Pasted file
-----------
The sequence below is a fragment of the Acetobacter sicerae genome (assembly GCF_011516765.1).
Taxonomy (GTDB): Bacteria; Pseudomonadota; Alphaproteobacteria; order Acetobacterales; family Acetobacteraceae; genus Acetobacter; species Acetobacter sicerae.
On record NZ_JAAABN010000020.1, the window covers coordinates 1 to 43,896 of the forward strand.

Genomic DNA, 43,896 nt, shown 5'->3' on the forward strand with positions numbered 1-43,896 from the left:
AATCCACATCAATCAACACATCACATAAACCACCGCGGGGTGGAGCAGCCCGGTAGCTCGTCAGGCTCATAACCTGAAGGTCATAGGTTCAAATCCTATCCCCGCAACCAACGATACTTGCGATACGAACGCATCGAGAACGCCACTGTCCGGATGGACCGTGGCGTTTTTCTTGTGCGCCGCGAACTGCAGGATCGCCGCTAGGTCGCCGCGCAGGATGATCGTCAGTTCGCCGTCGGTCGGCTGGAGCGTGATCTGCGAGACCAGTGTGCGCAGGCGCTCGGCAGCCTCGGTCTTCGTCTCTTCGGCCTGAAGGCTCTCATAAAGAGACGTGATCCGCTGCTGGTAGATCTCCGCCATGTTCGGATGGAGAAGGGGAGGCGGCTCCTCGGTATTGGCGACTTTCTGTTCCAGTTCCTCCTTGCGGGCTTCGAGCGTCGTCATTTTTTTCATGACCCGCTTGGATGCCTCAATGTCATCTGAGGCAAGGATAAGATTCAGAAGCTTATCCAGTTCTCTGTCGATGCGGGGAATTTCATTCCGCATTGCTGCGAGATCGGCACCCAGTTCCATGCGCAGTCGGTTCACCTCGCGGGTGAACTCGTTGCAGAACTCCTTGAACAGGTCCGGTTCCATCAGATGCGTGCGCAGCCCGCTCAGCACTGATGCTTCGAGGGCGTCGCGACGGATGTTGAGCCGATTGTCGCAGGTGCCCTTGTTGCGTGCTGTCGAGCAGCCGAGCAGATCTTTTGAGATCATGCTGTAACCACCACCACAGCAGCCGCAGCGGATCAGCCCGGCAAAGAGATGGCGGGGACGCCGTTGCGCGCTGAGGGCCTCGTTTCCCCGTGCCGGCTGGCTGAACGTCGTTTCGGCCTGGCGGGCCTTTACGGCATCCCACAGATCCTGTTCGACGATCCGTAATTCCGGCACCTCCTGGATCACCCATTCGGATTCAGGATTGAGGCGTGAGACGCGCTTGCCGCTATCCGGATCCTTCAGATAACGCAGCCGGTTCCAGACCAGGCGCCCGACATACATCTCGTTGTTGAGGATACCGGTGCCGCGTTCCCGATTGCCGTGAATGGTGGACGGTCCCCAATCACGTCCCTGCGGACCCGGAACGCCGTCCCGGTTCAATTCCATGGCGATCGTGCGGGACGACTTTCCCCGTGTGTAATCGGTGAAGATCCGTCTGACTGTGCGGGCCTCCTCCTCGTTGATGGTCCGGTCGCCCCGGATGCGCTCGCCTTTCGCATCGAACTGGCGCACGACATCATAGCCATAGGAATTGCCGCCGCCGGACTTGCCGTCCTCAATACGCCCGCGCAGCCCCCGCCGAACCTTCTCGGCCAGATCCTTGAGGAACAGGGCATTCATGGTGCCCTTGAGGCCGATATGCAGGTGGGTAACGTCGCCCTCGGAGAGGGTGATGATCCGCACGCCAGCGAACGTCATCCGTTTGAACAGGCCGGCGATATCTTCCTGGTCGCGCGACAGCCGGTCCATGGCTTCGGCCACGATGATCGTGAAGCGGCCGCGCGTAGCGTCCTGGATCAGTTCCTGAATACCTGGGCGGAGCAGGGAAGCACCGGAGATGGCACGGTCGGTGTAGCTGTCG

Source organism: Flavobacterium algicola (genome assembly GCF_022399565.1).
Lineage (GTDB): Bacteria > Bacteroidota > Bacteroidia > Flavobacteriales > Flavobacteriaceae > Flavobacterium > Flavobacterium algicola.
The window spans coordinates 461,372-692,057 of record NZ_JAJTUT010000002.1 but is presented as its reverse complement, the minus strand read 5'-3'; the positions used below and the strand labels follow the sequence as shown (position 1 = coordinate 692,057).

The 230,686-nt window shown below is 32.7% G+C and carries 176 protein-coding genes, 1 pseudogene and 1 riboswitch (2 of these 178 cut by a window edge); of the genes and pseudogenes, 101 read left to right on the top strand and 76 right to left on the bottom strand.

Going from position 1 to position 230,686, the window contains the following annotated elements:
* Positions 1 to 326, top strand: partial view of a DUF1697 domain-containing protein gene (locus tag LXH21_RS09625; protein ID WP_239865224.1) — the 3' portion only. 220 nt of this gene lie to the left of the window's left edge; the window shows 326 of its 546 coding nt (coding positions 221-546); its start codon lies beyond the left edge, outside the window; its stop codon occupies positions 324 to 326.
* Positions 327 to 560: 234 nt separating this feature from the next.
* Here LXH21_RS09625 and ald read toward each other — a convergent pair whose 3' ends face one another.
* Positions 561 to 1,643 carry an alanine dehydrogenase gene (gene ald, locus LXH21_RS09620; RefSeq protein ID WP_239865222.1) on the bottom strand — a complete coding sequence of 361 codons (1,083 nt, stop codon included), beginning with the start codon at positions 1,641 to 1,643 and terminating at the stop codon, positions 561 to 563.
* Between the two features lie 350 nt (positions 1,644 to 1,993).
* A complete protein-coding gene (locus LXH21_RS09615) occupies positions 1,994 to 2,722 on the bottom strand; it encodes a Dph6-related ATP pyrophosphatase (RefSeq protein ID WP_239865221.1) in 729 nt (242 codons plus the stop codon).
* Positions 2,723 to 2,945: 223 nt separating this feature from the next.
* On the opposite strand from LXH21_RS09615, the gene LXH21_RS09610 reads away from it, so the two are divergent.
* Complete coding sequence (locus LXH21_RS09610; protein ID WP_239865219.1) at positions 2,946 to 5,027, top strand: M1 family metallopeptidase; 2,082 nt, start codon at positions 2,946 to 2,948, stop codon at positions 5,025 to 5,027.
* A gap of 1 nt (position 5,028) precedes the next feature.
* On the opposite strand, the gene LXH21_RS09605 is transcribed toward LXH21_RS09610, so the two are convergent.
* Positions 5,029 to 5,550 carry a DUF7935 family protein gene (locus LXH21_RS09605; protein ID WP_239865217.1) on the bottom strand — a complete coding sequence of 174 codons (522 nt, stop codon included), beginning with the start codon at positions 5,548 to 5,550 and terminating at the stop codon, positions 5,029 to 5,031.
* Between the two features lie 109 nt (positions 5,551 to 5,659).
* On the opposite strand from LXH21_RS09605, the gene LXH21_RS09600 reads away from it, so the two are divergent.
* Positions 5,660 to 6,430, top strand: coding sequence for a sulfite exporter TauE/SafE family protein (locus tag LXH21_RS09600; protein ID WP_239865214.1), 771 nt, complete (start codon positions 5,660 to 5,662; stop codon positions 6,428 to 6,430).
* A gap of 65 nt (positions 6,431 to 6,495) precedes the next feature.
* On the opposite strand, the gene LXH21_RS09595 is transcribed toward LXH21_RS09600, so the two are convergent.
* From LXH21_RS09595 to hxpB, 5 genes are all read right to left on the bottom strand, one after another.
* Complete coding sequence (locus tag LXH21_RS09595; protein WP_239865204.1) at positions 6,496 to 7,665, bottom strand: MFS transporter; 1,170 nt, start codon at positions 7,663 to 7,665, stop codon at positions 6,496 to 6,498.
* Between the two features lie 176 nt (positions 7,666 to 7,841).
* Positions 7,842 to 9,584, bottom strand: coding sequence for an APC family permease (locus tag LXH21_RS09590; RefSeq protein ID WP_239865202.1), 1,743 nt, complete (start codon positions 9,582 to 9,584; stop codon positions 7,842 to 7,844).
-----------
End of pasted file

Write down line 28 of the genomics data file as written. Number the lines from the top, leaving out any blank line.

* From LXH21_RS09595 to hxpB, 5 genes are all read right to left on the bottom strand, one after another.